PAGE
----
15. Comparison of Trunk Stabilization Exercises Using a Gym Ball and Conventional Back Care Exercises for Patients With Chronic Lower Back Pain

    Directory of Open Access Journals (Sweden)

    Ahmed

    2016-04-01

    Full Text Available Background The trunk muscles are vital for the maintenance of spinal stability. Training of specific muscles surrounding the lumbar spine, which provide dynamic and segmental stability, is one of the major goals in the management of patients with chronic low back pain (LBP. However, more investigation of lumbar stabilization training using a ball is required before making any strong conclusions about its efficacy. Objectives The aim of this study was to compare the effect of trunk stabilization exercises and conventional back care exercises for patients with chronic LBP. Patients and Methods Thirty male subjects with chronic LBP were randomly assigned to two groups. The experimental group received trunk stabilization exercise using a gym ball whereas the control group received conventional back care exercises for six weeks. The abdominal muscle endurance, pain intensity, and functional disability were measured using pressure biofeedback, visual analogue scale (VAS, and modified Oswestry disability questionnaire (MODQ, respectively. All the measurements were taken at baseline and during week two, four and six. Results The results of the study demonstrated significant improvements in abdominal muscle endurance and reduction in VAS and MODQ score of both groups (P = 0.001. The trunk stabilization exercise group showed greater gains in abdominal muscle endurance during weeks two to six compared to the conventional back care exercise group (P < 0.05. In addition, the trunk stabilization exercise group showed greater reduction in the VAS score (P = 0.035 and MODQ score (P = 0.001 at week six compared to the conventional back care exercise group. Conclusions The trunk stabilization exercises are more effective than conventional back care exercises in the rehabilitation of patients with chronic LBP.

  16. Hydraulic loading, stability and water quality of Nakivubo wetland ...

    African Journals Online (AJOL)

    Nakivubo wetland, which has performed tertiary water treatment for Kampala city for the past 40 years, is ecologically stressed by agricultural and infrastructural developments. Field studies were carried out to assess the hydraulic loading, pollution profile, stability and water quality of this wetland. The upper and lower ...

  17. Water Pollution

    Science.gov (United States)

    Bowen, H. J. M.

    1975-01-01

    Deals with water pollution in the following categories: a global view, self purification, local pollution, difficulties in chemical analysis, and remedies for water pollution. Emphasizes the extent to which man's activities have modified the cycles of certain elements. (GS)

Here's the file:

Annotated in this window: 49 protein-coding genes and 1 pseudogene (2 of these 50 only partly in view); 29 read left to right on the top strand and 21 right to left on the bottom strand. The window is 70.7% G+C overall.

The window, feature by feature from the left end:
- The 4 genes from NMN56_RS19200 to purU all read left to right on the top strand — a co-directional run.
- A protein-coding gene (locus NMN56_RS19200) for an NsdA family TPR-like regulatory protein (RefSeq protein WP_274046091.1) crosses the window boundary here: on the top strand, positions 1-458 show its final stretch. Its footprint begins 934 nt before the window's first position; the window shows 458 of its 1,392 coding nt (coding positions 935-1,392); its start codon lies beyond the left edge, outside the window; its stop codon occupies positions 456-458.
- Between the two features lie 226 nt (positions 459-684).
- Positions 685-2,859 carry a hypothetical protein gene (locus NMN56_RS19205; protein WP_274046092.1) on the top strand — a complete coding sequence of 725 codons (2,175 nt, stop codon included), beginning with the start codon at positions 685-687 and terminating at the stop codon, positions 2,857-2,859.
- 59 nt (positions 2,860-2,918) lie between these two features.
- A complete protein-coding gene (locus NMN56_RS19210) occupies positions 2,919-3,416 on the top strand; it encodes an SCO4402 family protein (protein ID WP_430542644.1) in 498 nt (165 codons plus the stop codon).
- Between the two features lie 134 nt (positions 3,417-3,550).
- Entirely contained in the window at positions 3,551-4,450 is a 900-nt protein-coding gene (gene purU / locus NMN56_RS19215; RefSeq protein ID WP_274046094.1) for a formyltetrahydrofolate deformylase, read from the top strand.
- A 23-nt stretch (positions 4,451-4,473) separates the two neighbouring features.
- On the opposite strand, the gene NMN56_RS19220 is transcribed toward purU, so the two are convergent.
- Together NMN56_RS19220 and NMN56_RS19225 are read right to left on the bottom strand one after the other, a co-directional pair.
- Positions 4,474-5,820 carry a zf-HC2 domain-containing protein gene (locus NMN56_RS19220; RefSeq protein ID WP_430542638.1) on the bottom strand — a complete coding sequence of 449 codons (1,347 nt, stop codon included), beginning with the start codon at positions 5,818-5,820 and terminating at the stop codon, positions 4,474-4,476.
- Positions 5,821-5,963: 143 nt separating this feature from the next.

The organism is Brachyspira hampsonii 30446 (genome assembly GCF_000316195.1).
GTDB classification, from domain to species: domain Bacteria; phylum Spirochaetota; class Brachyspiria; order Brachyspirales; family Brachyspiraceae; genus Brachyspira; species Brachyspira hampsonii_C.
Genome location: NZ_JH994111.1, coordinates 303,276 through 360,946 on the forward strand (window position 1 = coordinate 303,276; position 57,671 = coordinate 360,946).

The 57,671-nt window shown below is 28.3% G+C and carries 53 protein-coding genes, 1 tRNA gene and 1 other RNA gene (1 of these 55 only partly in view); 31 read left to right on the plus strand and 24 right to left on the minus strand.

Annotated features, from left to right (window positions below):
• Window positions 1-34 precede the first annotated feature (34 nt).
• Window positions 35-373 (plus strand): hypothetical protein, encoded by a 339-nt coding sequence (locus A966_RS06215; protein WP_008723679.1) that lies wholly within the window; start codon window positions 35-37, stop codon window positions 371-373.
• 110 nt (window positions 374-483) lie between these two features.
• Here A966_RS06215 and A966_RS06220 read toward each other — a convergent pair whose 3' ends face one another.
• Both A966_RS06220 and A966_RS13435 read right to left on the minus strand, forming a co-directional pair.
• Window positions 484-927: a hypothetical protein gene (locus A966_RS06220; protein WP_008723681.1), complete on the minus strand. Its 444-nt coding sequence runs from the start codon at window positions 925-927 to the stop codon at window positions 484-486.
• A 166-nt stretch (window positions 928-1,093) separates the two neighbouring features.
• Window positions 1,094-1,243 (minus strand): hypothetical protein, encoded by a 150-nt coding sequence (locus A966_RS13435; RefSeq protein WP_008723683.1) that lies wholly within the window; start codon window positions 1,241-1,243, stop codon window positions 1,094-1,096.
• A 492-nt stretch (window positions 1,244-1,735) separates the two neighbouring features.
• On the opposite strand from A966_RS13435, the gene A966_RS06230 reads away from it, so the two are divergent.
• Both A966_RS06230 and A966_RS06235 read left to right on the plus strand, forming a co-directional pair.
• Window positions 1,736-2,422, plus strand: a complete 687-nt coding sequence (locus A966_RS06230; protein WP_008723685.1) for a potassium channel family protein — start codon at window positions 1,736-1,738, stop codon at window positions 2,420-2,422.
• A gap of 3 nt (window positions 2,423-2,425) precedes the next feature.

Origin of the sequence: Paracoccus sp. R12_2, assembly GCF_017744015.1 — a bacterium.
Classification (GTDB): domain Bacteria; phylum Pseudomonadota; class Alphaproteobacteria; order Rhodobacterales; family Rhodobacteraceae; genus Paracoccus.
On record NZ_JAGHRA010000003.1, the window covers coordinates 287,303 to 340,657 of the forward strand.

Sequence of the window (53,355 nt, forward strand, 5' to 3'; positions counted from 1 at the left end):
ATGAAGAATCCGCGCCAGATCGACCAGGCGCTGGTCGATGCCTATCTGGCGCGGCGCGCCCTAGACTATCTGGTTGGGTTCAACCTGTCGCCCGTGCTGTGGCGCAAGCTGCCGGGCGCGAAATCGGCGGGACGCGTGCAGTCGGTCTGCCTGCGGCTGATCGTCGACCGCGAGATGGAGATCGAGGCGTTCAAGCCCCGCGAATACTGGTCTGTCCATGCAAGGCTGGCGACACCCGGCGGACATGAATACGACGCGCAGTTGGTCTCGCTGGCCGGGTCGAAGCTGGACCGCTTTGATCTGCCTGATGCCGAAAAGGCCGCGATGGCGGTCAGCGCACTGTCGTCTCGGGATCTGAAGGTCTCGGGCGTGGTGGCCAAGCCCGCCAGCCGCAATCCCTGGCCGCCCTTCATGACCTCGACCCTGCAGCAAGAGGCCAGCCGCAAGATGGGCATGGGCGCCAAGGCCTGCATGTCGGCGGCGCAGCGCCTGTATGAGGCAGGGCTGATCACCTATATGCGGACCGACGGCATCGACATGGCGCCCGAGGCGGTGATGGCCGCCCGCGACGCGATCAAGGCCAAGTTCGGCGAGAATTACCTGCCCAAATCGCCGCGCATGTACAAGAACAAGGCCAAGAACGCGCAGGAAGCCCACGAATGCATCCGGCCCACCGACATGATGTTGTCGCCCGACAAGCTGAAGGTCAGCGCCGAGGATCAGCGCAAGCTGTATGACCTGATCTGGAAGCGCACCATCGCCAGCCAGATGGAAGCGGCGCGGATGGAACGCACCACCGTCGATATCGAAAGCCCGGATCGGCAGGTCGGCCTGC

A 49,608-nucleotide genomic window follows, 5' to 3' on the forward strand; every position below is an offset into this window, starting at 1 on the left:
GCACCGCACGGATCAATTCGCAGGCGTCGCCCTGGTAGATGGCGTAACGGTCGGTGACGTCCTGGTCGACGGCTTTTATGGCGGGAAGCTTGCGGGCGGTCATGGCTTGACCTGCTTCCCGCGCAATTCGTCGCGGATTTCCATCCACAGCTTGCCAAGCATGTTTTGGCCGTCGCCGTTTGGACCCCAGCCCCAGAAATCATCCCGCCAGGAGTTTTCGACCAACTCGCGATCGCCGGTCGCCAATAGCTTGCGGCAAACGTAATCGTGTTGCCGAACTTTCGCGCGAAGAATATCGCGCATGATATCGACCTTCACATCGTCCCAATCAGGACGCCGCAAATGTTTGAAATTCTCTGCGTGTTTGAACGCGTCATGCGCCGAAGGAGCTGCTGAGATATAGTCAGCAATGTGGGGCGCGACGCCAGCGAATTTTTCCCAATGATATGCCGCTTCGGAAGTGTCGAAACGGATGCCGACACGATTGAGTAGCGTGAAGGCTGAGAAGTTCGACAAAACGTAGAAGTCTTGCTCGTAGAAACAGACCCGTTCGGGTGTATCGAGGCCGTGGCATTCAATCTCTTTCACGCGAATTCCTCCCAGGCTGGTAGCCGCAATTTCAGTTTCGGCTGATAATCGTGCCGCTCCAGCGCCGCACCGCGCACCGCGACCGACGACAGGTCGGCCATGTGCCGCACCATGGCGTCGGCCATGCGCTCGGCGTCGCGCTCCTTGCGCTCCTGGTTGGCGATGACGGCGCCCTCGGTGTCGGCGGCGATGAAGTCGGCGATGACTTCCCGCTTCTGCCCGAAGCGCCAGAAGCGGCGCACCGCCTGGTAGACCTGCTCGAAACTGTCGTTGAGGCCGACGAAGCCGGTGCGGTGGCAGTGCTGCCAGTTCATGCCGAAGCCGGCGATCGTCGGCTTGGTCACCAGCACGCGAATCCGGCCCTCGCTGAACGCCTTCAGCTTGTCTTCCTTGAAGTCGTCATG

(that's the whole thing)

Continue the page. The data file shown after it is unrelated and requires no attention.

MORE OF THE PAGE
18. Air Pollution

    OpenAIRE

    Appleton, Bonnie Lee, 1948-2012; Koci, Joel; Harris, Roger; Sevebeck, Kathryn P.; Alleman, Dawn; Swanson, Lynette

    2009-01-01

    This publication reviews the major phytotoxic air pollutants, in decreasing order of severity, they include oxidants, sulfur dioxide, and particulates. Topics also include the connection between weather and air pollution and a section on diagnosing air pollution damage to trees.

  19. Air Pollution

    Science.gov (United States)

    Air pollution is a mixture of solid particles and gases in the air. Car emissions, chemicals from factories, dust, pollen and ... Ozone, a gas, is a major part of air pollution in cities. When ozone forms air pollution, ...

  20. Evaluating Abdominal and Lower-Back Muscle Activity While Performing Core Exercises on a Stability Ball and a Dynamic Office Chair.

    Science.gov (United States)

    Holmes, Michael W R; De Carvalho, Diana E; Karakolis, Thomas; Callaghan, Jack P

    2015-11-01

    The purpose of this study was to evaluate the ability of a dynamic office chair to activate the core muscles while participants performed exercises sitting on the chair compared to a stability ball. Prolonged sitting has become an accepted part of the modern office. However, epidemiological evidence suggests that sedentary postures are linked to many adverse effects on health. The concept of dynamic or active sitting is intended to promote movement while sitting to reduce the time spent in prolonged, static postures. Sixteen participants performed four pelvic rotation exercises (front-back, side-side, circular, and leg lift) on both a dynamic office chair and a stability ball. Muscle activity from 12 torso muscles were evaluated with surface electromyography. For all exercises, trunk muscle activity on the chair was comparable to that on a stability ball. The right external oblique was the only muscle to produce greater peak activity (p = .019) when using the ball compared to the chair (21.4 ± 14.0 percent maximal voluntary excitations (%MVE) and 14.7 ± 10.8 %MVE for the ball and chair, respectively). The left thoracic erector spinae produced greater average activity (p = .044) on the chair than on the ball. These findings suggest that this dynamic sitting approach could be an effective tool for core muscle activation while promoting movement and exercise while sitting at work. Muscle activations on the dynamic chair are comparable to those on a stability ball, and dynamic office chairs can promote movement and exercise while sitting at work. © 2015, Human Factors and Ergonomics Society.